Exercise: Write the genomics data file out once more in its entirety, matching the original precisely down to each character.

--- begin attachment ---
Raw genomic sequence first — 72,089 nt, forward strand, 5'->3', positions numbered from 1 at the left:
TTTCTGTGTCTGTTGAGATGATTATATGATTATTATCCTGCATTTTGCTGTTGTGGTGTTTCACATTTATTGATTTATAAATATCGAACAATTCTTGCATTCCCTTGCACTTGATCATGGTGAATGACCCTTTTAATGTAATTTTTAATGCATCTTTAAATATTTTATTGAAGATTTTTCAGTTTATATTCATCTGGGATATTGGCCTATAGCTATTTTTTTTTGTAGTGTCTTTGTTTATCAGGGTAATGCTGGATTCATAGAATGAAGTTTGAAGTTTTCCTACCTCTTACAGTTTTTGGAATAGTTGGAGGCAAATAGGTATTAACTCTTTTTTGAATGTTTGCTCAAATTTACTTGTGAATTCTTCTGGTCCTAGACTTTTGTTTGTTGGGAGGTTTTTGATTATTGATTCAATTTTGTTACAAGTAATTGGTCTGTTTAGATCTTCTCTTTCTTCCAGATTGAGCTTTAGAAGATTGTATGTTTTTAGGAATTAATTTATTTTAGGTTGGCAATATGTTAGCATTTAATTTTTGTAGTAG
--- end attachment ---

Raw genomic sequence first — 72,089 nt, forward strand, 5'->3', positions numbered from 1 at the left:
TTTCTGTGTCTGTTGAGATGATTATATGATTATTATCCTGCATTTTGCTGTTGTGGTGTTTCACATTTATTGATTTATAAATATCGAACAATTCTTGCATTCCCTTGCACTTGATCATGGTGAATGACCCTTTTAATGTAATTTTTAATGCATCTTTAAATATTTTATTGAAGATTTTTCAGTTTATATTCATCTGGGATATTGGCCTATAGCTATTTTTTTTTGTAGTGTCTTTGTTTATCAGGGTAATGCTGGATTCATAGAATGAAGTTTGAAGTTTTCCTACCTCTTACAGTTTTTGGAATAGTTGGAGGCAAATAGGTATTAACTCTTTTTTGAATGTTTGCTCAAATTTACTTGTGAATTCTTCTGGTCCTAGACTTTTGTTTGTTGGGAGGTTTTTGATTATTGATTCAATTTTGTTACAAGTAATTGGTCTGTTTAGATCTTCTCTTTCTTCCAGATTGAGCTTTAGAAGATTGTATGTTTTTAGGAATTAATTTATTTTAGGTTGGCAATATGTTAGCATTTAATTTTTGTAGTAG